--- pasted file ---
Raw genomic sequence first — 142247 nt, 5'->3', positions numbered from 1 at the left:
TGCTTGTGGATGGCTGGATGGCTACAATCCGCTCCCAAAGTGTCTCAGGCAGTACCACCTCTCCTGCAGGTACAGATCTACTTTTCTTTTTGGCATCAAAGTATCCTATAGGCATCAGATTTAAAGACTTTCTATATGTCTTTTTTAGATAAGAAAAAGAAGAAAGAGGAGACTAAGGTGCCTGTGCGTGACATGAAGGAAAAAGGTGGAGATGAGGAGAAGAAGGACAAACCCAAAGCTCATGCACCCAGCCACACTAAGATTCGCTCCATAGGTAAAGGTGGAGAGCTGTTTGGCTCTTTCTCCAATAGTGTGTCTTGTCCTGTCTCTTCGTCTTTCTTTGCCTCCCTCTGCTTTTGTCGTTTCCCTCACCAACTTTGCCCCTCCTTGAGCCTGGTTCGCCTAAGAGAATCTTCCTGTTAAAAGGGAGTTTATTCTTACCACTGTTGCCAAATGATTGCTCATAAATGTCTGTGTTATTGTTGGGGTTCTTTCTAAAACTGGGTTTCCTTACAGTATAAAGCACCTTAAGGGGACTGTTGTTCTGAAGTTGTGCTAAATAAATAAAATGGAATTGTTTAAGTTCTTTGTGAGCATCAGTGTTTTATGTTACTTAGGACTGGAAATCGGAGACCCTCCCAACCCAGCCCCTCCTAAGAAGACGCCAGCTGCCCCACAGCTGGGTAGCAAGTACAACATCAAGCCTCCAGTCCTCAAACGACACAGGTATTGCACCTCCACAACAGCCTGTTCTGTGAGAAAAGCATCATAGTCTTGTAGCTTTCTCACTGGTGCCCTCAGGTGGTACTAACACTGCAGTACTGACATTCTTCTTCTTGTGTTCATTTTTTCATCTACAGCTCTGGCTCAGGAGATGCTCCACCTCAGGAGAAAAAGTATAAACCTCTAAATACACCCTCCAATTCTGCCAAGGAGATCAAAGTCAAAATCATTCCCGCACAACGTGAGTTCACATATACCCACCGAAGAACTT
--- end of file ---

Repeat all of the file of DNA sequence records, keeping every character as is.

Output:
Raw genomic sequence first — 142247 nt, 5'->3', positions numbered from 1 at the left:
TGCTTGTGGATGGCTGGATGGCTACAATCCGCTCCCAAAGTGTCTCAGGCAGTACCACCTCTCCTGCAGGTACAGATCTACTTTTCTTTTTGGCATCAAAGTATCCTATAGGCATCAGATTTAAAGACTTTCTATATGTCTTTTTTAGATAAGAAAAAGAAGAAAGAGGAGACTAAGGTGCCTGTGCGTGACATGAAGGAAAAAGGTGGAGATGAGGAGAAGAAGGACAAACCCAAAGCTCATGCACCCAGCCACACTAAGATTCGCTCCATAGGTAAAGGTGGAGAGCTGTTTGGCTCTTTCTCCAATAGTGTGTCTTGTCCTGTCTCTTCGTCTTTCTTTGCCTCCCTCTGCTTTTGTCGTTTCCCTCACCAACTTTGCCCCTCCTTGAGCCTGGTTCGCCTAAGAGAATCTTCCTGTTAAAAGGGAGTTTATTCTTACCACTGTTGCCAAATGATTGCTCATAAATGTCTGTGTTATTGTTGGGGTTCTTTCTAAAACTGGGTTTCCTTACAGTATAAAGCACCTTAAGGGGACTGTTGTTCTGAAGTTGTGCTAAATAAATAAAATGGAATTGTTTAAGTTCTTTGTGAGCATCAGTGTTTTATGTTACTTAGGACTGGAAATCGGAGACCCTCCCAACCCAGCCCCTCCTAAGAAGACGCCAGCTGCCCCACAGCTGGGTAGCAAGTACAACATCAAGCCTCCAGTCCTCAAACGACACAGGTATTGCACCTCCACAACAGCCTGTTCTGTGAGAAAAGCATCATAGTCTTGTAGCTTTCTCACTGGTGCCCTCAGGTGGTACTAACACTGCAGTACTGACATTCTTCTTCTTGTGTTCATTTTTTCATCTACAGCTCTGGCTCAGGAGATGCTCCACCTCAGGAGAAAAAGTATAAACCTCTAAATACACCCTCCAATTCTGCCAAGGAGATCAAAGTCAAAATCATTCCCGCACAACGTGAGTTCACATATACCCACCGAAGAACTT